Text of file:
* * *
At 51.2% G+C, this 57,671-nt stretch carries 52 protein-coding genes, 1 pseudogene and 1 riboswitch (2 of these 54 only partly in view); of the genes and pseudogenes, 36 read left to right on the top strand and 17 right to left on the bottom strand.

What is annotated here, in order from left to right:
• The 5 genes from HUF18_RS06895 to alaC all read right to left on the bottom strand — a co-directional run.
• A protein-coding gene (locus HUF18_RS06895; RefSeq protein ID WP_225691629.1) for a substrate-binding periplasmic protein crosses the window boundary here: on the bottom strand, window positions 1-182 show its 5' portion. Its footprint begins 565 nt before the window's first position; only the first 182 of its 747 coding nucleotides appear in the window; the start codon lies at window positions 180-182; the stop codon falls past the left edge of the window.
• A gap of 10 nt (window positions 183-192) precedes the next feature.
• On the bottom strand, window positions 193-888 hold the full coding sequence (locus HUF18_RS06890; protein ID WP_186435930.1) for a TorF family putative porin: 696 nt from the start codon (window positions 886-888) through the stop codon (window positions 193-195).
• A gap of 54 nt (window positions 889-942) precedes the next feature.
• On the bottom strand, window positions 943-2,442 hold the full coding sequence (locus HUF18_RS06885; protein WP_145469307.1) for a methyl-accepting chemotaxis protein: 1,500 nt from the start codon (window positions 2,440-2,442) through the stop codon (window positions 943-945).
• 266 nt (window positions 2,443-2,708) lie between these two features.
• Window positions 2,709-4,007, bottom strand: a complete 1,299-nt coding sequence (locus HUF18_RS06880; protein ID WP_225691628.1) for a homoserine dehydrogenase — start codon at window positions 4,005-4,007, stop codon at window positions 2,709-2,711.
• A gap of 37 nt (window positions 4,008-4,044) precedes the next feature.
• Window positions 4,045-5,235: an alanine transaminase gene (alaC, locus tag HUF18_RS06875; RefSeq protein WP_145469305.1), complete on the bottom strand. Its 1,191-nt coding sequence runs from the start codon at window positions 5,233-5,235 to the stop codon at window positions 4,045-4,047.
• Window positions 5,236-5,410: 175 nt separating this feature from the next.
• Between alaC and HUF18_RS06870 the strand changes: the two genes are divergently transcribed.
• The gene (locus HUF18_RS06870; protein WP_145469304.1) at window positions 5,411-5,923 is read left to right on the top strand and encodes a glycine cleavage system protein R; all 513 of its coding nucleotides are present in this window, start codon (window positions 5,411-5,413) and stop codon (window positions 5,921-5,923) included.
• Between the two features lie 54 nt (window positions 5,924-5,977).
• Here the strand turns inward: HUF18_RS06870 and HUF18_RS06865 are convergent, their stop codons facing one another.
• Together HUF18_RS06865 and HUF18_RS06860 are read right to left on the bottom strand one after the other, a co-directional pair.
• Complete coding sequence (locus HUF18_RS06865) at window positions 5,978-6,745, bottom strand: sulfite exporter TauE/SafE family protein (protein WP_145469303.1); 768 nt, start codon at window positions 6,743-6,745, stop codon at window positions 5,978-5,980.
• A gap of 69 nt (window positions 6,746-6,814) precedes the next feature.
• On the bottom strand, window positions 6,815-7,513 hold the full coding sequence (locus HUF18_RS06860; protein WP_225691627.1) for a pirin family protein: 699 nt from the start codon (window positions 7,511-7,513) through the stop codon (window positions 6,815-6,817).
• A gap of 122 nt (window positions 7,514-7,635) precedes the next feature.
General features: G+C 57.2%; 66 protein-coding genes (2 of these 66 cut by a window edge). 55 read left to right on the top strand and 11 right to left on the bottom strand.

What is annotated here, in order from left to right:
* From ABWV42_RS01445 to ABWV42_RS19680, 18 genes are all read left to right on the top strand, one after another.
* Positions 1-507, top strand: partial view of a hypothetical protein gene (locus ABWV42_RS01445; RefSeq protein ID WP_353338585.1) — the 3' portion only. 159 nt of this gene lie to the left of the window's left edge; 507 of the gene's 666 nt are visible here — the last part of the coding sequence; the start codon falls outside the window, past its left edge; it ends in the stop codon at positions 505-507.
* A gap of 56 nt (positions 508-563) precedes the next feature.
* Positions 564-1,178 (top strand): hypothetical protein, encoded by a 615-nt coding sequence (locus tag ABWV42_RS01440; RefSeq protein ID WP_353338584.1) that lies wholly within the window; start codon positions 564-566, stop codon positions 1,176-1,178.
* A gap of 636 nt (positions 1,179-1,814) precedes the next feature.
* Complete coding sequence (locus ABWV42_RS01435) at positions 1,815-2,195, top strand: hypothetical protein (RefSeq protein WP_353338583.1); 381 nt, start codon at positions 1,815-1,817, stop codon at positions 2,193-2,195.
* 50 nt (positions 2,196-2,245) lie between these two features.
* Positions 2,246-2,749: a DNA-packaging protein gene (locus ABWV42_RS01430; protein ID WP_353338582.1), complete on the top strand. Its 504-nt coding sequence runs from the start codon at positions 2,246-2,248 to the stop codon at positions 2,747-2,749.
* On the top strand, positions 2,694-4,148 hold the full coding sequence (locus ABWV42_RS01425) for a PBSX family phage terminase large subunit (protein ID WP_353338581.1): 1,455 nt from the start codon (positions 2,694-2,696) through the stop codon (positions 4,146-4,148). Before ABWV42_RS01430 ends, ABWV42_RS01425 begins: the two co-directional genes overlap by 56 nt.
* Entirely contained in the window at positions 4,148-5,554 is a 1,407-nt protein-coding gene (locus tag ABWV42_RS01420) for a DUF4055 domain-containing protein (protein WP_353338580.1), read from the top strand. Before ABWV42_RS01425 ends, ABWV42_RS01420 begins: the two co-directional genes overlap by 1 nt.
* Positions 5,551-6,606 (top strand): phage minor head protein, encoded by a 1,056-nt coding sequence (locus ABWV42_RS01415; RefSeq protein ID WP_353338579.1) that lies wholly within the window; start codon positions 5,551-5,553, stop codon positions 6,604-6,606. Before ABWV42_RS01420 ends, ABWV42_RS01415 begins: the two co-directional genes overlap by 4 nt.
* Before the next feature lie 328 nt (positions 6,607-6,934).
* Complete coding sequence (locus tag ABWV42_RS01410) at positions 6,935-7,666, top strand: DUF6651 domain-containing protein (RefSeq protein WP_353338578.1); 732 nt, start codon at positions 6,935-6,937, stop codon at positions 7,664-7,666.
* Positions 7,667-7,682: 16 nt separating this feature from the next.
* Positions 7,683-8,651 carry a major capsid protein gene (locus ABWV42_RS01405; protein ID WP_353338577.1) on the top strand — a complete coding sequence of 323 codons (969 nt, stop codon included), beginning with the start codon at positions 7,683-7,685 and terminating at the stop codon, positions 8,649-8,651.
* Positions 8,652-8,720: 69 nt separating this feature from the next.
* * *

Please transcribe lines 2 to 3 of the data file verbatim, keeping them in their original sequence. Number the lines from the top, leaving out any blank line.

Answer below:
What is annotated here, in order from left to right:
• The 5 genes from HUF18_RS06895 to alaC all read right to left on the bottom strand — a co-directional run.